Fantastic rarities and other shorebird highlights, fall migration in full swing on St. Paul Island

At the end of last week, Saturday to be exact, Claudia and I found one of the shorebird highlights of the season so far. We started birding by mid-morning along Salt Lagoon, seeing the usual masses of Rock Sandpipers, many Western Sandpipers and the odd Gray-tailed and Wandering tattlers. Continuing to Pumphouse Lake, we started the loop with high hopes. Pumphouse Lake has been the shorebird mecca on St. Paul Island for the past few weeks with low water levels creating a nice mix of exposed mudflats, sandbars, and small pools fringed by vegetation, in other words something for everybody and good shorebird diversity has been constant on the lake.


Juvenile Sharp-tailed Sandpipers are starting to show up in numbers, this one is doing a pretty good Sharp-tailed Grouse impression Photo Stephan Lorenz

We flushed one of the expected Pectoral Sandpipers, which have been gracing the lake for some time. Moments late another shorebird flushed from the high grass right in front us, a lanky, pale bird about the size of a Lesser Yellowleg with a white rump and back. I yelled “Marsh Sandpiper” and something along the lines of “only the second record for the Pribilofs” and probably a few other things I don’t remember…, but this is roughly what we saw:


The Marsh Sandpiper in flight on St. Paul Island Photo Stephan Lorenz

The bird dropped back into taller grass along the edge of the lake and I could barely make out the top of its head. It tucked in behind a grass tussock out of the strong wind with its bill hidden underneath its wing. I carefully set up the scope and snapped a few photos showing a glint of white amidst the green grass. I moved the scope a bit to get a better angle and the bird raised its head, it was definitely a Marsh Sandpiper. Before I could get a better picture the bird flew, completing a large circle around the lake, calling once or twice. It landed again out of view on the far side of the lake, but then flew again. We stood still not wanting to disturb it, but it did another two circles about the lake before heading towards Cup and Saucer ponds. We waited to make sure everyone who wanted to see it had time to arrive and then found it again settled on the muddy margin of Saucer Pond. The Marsh Sandpiper has so far stayed 5 days and we hope it continues, in the meantime it has offered much better photo opportunities.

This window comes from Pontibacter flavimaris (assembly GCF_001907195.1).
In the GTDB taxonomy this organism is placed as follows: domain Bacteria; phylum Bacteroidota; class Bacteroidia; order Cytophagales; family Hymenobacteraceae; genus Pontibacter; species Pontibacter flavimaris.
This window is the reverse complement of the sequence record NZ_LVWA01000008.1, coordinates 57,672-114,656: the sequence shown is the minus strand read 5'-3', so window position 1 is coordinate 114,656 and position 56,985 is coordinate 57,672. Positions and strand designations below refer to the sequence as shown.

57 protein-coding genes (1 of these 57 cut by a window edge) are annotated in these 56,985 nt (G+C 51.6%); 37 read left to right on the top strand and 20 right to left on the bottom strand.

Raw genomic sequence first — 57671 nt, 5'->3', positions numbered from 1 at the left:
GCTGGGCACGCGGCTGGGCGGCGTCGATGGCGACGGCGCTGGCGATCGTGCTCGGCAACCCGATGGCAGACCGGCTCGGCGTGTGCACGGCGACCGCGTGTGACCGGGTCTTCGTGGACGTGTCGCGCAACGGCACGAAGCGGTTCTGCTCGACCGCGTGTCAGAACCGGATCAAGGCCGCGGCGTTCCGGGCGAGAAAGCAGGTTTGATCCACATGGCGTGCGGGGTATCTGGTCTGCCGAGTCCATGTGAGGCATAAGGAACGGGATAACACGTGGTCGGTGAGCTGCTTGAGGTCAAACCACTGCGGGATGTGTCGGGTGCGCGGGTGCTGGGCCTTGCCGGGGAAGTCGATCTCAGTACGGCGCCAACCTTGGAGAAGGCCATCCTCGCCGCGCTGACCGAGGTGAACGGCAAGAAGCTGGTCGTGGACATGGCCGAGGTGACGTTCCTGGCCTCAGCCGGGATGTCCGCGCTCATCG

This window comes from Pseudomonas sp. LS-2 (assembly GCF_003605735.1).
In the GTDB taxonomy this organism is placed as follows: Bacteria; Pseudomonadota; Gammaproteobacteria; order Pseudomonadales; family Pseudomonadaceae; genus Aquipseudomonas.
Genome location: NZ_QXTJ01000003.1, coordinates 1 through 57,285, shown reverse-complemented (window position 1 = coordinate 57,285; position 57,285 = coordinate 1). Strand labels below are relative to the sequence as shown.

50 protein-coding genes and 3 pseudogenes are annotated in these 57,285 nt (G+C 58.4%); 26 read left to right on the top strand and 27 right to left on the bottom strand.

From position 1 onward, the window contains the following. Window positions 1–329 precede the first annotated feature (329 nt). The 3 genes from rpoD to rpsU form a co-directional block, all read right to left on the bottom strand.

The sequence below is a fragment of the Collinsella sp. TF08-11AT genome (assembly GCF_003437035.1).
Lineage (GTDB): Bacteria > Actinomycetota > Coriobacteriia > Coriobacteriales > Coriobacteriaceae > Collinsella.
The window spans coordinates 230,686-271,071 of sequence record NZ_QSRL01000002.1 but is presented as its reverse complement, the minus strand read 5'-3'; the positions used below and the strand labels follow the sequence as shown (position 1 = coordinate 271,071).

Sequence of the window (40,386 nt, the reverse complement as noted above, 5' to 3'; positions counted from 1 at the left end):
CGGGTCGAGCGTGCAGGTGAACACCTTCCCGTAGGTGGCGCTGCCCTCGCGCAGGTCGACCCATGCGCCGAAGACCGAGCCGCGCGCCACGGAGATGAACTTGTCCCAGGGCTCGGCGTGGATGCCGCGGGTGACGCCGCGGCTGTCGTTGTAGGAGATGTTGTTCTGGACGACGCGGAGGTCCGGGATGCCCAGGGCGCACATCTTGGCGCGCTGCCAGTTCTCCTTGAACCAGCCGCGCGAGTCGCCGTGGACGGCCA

Marsh Sandpiper, 2nd Pribilof record and 11th record for ABA area, nicely settled into Pumphouse Lake Photo Stephan Lorenz


Marsh Sandpiper on St. Paul Island Photo Stephan Lorenz

The weather system that likely brought the Marsh Sandpiper also dropped a Ruff, several juvenile Sharp-tailed Sandpipers, another Wood Sandpiper for the season, and added to the counts of Long-billed Dowitchers and Western Sandpipers on Monday 8/14. Add to that continuing Little and Red-necked Stints, plus Gray-tailed Tattlers and it was a good vagrant shorebird week indeed.


Ruff with juvenile Sharp-tailed Sandpiper Photo Stephan Lorenz


A plump juvenile Red-necked Stint fattening up for migration Photo Stephan Lorenz


This rather drab and somewhat confusing Little Stint has been on Pumphouse Lake for several days Photo Stephan Lorenz


Wandering Tattler numbers are increasing daily Photo Stephan Lorenz


Red Knots are a fairly uncommon migrant in the Pribilofs, but the number has increased to three, one adult and two juveniles Photo Stephan Lorenz


Long-billed Dowitchers are becoming regular, here a juvenile Photo Stephan Lorenz

On Tuesday 8/15 I walked out onto the mudflats of Salt Lagoon at low tide. This area has been teeming with shorebirds, mainly hundreds of Rock Sandpipers and many Ruddy Turnstones, but also both tattlers and “record-breaking” numbers of Western Sandpipers. The odd stint also makes appearances. I walked along the channel and then out onto the largest expanse of mud when I heard a Common Ringed Plover calling. This species is a surprisingly scarce migrant in the Pribilofs and this was only the 7th local record. Of course I wanted to see the bird and eventually tracked down 2 plovers, occasionally hearing the Common Ringed Plover calling. After sorting through the two birds the Common Ringed Plover was fairly obvious by its slightly longer bill, dark “lores” extending to gape and lower mandible, darker face pattern with a more rounded mask, longer wings, and lack of webbing between the two inner toes, side by side with the Semipalmated it offered a great comparison.


In direct comparison to the Semiplamated Plover (right) the Common Ringed Plover is slightly longer billed, longer winged, more rounded face mask, more extensive dark lores Photo Stephan Lorenz


Common Ringed Plover has a longer white wing stripe Photo Stephan Lorenz


Look, no webbing between two inner toes Common Ringed Plover Photo Stephan Lorenz


Common Ringed Plover on St. Paul Island, note dark lores extend to gape and lower mandible Photo Stephan Lorenz

Today the island hosted two Ruffs with a male in Tonki wetland and a female (Reeve) on Salt Lagoon.

Other odds and ends have included returning King Eiders and the first songbird migrants with multiple Savanna Sparrows, an Eastern Yellow Wagtail, and a very cooperative Red-throated Pipit during the last two days and yes our single resident Bald Eagles flapped over Salt Lagoon carrying a young Black-legged Kittiwake (no photo though). Enjoy a few more photos until next time. Good birding, Stephan.


Savanna Sparrows are regular migrants on St. Paul Island Photo Stephan Lorenz


juvenile Red-throated Pipit, this is a trans-beringian migrant and fairly common on St. Paul island during the fall Photo Stephan Lorenz


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